In 2012 a leading retailer began looking for a new chief marketing officer. The job description made the opening sound exciting: The new CMO would play a big, important role, leading the company’s efforts to boost revenues and profits. It seemed like the kind of opportunity any would-be CMO might desire.
Sure enough, the company landed a seasoned, talented executive from the consumer-packaged-goods industry, who came on board determined to make his mark.
But a year later the new CMO was feeling deeply frustrated. Given the job description, his experience, and his conversations with the recruiter and the chain’s CEO, he’d assumed he’d have the authority to create a strategy for driving growth. To his surprise, his role was limited mostly to marketing communications, including advertising and social media. He had no responsibility for (and limited influence over) product launches, pricing, and store openings. The problem, he told us, wasn’t that his skills prevented him from meeting the company’s goals; it was that the job was so poorly designed—and there was such a mismatch between the CMO’s authority and the CEO’s expectations—that it would be difficult for anyone to succeed in it. Soon after he spoke with us, the CMO left the company.
In our research into what makes CMOs effective, we’ve heard stories like this more often than we should. To us, they’re evidence that something is going very wrong in the relationship between CEOs and CMOs. A 2012 global survey by the Fournaise Marketing Group highlights the tensions between them: The results reveal that 80% of CEOs don’t trust or are unimpressed with their CMOs. (In comparison, just 10% of the same CEOs feel that way about their CFOs and CIOs.) CMOs also sense a serious problem. In our own surveys, 74% of them say they believe their jobs don’t allow them to maximize their impact on the business.
This troubled relationship helps explain why CMOs have the highest turnover in the C-suite. According to an analysis by Korn Ferry, they stay in office 4.1 years on average, while CEOs average 8 years; CFOs, 5.1 years; CHROs, 5 years; and CIOs, 4.3 years. Our own research indicates that churn rates may be even worse: We found that 57% of CMOs have been in their position three years or less.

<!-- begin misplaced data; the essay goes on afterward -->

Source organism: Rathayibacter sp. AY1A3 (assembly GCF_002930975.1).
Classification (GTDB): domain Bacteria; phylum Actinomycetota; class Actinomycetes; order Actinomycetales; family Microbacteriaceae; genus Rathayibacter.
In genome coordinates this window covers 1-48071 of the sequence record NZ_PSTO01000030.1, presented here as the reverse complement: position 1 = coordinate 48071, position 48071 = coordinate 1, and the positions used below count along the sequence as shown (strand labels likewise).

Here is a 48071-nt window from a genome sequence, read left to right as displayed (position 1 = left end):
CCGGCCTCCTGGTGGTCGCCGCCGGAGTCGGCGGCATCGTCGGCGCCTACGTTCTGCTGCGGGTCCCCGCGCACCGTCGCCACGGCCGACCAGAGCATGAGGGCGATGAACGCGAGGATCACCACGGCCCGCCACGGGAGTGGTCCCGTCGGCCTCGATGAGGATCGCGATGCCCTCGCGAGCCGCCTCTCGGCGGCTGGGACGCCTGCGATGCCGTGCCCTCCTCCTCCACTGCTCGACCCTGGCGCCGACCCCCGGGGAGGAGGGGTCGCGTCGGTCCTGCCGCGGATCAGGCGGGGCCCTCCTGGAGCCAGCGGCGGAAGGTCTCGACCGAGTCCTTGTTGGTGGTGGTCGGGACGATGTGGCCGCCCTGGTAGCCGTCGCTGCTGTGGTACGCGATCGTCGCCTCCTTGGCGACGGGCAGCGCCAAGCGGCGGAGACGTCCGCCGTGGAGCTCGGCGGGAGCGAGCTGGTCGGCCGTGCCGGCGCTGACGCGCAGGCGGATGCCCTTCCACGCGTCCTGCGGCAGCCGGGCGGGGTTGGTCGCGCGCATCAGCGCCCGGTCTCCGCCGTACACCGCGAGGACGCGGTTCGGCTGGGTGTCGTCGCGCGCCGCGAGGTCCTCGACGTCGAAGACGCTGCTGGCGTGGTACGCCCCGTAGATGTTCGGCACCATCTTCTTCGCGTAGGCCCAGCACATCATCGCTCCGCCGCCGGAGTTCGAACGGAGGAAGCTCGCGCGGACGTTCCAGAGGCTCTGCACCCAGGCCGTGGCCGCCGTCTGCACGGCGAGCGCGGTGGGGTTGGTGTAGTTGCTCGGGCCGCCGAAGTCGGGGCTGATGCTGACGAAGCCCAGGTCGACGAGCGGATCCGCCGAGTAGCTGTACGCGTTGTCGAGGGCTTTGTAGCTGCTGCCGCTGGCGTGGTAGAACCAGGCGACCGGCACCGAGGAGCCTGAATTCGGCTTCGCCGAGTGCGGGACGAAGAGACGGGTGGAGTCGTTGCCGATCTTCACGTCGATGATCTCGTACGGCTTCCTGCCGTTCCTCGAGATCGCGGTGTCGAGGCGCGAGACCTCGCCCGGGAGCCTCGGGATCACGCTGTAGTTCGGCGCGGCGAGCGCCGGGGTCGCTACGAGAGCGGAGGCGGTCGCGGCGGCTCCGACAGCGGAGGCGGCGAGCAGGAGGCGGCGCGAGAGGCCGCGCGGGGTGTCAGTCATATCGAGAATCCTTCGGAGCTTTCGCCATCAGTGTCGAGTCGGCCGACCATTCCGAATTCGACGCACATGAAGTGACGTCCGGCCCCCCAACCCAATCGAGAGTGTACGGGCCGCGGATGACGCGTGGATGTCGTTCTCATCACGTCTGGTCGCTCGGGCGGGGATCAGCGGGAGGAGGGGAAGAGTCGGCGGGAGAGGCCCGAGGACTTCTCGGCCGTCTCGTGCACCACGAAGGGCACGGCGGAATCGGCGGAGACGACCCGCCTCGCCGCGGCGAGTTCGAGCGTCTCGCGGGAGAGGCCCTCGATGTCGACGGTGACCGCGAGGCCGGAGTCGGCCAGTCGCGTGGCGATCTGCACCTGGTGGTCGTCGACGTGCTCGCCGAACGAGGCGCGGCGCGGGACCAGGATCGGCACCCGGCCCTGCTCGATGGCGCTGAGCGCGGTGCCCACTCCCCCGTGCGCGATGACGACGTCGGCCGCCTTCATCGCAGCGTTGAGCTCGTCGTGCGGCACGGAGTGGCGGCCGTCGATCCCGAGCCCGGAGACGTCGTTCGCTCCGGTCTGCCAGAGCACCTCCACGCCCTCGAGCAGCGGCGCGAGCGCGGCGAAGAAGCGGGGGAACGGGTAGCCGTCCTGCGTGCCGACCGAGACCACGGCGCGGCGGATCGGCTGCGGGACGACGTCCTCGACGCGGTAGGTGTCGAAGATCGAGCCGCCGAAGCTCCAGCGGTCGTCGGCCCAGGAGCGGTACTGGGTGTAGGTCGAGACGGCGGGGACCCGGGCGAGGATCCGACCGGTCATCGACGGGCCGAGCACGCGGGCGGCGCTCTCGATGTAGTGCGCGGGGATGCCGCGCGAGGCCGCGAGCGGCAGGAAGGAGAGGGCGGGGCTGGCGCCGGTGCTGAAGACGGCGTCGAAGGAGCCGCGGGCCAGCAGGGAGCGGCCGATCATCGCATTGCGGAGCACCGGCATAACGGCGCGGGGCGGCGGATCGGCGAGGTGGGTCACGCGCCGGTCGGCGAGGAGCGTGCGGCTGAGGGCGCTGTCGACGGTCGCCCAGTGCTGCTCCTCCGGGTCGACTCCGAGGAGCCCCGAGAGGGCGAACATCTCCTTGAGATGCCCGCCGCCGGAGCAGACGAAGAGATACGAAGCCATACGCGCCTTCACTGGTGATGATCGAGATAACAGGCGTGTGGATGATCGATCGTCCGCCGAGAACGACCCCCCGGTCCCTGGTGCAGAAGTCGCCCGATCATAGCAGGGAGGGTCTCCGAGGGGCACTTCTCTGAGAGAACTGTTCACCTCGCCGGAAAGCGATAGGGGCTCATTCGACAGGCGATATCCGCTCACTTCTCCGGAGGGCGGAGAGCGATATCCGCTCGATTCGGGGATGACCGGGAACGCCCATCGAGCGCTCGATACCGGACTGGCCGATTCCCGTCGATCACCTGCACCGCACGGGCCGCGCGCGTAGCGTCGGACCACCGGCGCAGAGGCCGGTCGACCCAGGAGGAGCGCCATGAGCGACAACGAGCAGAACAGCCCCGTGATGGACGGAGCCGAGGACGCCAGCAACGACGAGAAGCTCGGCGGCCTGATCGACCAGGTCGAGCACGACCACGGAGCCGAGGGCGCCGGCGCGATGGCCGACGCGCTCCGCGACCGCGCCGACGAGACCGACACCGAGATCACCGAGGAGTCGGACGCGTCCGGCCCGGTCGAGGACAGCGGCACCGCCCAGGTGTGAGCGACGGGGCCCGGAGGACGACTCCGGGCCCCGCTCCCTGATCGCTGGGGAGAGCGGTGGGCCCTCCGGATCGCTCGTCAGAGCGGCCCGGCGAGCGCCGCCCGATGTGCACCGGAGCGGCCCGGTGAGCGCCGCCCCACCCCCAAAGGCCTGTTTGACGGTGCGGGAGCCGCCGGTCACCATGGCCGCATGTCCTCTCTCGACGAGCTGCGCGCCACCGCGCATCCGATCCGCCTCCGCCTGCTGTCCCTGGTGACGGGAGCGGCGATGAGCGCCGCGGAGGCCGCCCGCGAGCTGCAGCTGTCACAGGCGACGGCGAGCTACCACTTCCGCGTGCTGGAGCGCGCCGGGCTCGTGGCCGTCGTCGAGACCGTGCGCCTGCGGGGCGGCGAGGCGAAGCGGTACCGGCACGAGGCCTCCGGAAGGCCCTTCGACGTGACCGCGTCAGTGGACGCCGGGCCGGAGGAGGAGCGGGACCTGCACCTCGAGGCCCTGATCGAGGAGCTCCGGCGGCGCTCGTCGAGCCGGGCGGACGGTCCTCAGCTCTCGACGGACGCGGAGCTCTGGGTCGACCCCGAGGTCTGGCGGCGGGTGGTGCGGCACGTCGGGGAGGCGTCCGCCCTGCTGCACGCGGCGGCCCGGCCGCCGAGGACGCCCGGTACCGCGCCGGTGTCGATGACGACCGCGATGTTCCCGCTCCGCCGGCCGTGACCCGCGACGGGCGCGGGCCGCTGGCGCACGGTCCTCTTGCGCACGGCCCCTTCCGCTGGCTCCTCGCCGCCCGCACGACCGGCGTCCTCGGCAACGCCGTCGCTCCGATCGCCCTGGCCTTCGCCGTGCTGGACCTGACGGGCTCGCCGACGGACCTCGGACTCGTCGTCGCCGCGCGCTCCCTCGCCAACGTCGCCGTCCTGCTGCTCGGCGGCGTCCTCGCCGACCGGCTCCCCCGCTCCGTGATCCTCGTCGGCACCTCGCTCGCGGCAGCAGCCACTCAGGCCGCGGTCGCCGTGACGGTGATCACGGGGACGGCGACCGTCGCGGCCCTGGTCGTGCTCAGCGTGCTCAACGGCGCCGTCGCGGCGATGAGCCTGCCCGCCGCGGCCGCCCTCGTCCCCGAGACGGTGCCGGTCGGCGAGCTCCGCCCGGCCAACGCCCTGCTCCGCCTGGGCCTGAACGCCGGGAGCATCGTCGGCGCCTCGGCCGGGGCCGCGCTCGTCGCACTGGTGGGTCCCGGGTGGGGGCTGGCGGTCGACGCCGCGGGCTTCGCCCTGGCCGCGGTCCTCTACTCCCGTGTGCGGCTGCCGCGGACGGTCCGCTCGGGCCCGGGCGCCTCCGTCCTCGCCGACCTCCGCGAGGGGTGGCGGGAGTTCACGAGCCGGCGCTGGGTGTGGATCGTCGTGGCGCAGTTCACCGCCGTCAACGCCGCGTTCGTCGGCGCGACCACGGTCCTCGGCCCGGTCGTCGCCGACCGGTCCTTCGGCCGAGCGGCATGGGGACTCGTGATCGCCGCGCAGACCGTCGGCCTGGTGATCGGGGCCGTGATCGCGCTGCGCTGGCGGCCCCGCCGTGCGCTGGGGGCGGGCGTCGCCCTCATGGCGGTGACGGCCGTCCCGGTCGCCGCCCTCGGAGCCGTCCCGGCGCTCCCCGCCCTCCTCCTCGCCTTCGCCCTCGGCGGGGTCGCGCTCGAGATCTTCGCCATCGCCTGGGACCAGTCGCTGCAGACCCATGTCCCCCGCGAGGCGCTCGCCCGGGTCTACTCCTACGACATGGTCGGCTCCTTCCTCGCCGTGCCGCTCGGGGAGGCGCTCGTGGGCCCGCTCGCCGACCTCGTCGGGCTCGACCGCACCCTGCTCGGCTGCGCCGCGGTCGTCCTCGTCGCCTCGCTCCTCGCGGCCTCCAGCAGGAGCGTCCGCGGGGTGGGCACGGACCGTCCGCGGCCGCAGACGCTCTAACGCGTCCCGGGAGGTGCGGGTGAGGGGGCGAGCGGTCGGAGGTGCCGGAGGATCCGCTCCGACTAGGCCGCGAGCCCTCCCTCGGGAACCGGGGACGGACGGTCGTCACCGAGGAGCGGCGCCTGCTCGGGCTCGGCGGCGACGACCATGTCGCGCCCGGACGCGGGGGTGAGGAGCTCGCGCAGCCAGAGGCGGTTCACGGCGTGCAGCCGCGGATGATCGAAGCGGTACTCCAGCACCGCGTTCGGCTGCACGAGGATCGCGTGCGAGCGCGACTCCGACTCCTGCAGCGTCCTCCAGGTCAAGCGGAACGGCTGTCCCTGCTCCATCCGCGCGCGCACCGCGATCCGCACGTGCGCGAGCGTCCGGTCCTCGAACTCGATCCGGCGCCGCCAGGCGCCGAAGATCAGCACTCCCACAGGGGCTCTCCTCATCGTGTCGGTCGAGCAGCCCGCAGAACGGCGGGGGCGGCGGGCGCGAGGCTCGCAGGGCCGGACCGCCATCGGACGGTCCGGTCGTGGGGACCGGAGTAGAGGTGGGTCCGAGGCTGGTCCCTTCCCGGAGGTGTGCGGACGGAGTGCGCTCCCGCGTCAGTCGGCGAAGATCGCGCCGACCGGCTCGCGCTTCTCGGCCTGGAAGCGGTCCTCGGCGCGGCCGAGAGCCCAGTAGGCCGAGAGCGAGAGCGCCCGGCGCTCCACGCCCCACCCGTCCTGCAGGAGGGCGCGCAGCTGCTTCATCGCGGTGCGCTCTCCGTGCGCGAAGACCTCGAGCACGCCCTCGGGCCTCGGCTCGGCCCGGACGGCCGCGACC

But unlike CFOs, CHROs, and CIOs, whose roles are primarily inward facing, CMOs have a direct effect on the way customers engage with the firm. When new CMOs enter companies, they often change the strategic direction—which means creating new positioning, product packaging, and ad campaigns, usually at considerable expense. If job dissatisfaction or underperformance leads to a revolving door in the CMO’s office, companies can experience internal disruptions, not to mention major recruiting and severance costs.
When consumer insights drive product design, the CMO needs a strategic focus.
We believe that a great deal of CMO turnover stems from poor job design. Any company can make a bad hire, but when responsibilities, expectations, and performance measures are not aligned and realistic, it sets a CMO up to fail. In this article we’ll outline the four steps CEOs should take to end this dysfunctional pattern. We’ll also describe how to match the right person to the CMO job and how CEOs, executive recruiters, and CMO candidates can all work together to maximize the odds of CMO success.
Step 1: Define the Role
Let’s start with a simple question: What does a CMO actually do? Surprisingly, there is no clear, widely accepted answer.
In our research we’ve interviewed more than 300 executive recruiters, CEOs, and CMOs; conducted multiple CMO surveys; performed an analysis of 170 CMO job descriptions at large firms; and reviewed over 500 LinkedIn profiles of CMOs. We’ve discovered extreme variations in the responsibilities CMOs are given and in the skills, training, and experience of the people who occupy the role. (Note that we use the term “CMO” generically to refer to a company’s top marketing executive; at some firms the job may have a different title, such as executive vice president of marketing.)